Clause 5 of the subcontract purported to allow Northbuild, upon written notice, to have recourse to the bank guarantees "in respect of any claim to payment (liquidated or otherwise) the builder may have against the subcontractor under the subcontract or otherwise".
Northbuild had not given notice of its intention to have recourse to the bank guarantees within 28 days of when the damages claims were alleged to have arisen as required by the Act, and instead only gave the written notice under clause 5 of the subcontract.
Subcontractor argues that subcontract inconsistent with section 67J
Beyfield denied liability for Northbuild’s claims, and argued that clause 5 of the subcontract was inconsistent with section 67J of the Act and therefore void because:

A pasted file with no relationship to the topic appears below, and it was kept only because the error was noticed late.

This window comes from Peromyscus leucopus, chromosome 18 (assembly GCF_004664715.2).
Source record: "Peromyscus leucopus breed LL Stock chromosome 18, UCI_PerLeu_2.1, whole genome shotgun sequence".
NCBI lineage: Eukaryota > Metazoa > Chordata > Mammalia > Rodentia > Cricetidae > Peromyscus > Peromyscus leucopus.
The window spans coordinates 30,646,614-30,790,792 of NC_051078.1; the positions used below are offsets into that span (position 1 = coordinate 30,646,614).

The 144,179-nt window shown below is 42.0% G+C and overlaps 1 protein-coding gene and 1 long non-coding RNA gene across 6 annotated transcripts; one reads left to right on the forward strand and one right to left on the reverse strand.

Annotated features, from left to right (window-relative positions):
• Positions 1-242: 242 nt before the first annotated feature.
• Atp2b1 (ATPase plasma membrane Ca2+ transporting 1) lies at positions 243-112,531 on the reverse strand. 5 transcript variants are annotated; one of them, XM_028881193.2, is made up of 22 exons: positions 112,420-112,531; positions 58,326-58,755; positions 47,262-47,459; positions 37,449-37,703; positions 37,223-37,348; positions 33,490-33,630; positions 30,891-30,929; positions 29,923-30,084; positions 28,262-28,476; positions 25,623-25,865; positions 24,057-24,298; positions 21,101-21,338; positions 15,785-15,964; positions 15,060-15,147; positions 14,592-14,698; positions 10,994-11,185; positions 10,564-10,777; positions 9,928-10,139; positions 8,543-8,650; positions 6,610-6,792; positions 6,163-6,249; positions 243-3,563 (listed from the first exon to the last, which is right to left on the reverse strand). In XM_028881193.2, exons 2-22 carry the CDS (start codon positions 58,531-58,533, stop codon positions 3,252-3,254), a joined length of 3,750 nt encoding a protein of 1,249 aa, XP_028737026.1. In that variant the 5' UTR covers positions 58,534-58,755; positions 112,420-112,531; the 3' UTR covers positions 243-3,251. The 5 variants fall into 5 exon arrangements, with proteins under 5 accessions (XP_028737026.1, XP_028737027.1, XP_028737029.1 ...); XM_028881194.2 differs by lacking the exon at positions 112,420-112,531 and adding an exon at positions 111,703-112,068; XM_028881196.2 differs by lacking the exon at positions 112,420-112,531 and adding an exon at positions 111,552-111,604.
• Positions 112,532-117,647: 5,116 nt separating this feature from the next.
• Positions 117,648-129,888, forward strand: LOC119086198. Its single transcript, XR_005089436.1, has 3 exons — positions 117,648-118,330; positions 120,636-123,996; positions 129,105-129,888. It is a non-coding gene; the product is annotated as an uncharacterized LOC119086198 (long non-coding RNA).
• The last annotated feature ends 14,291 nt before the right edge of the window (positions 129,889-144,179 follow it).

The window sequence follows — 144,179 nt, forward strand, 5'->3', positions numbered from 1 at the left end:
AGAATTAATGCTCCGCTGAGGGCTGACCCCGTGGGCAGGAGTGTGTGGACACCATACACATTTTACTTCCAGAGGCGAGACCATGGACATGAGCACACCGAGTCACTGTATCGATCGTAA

• it allowed Northbuild to have recourse to the bank guarantees in respect of unliquidated claims for damages, arising under the contract or otherwise, rather than "amounts owed" (as that term is defined in the Act); and
• it allowed Northbuild to have recourse to the bank guarantees without giving notice to Beyfield within 28 days after Northbuild became aware, or ought to have become aware, of its right to obtain the amount claimed.
Builder argues it was not required to give notice before converting security for unliquidated claims for damages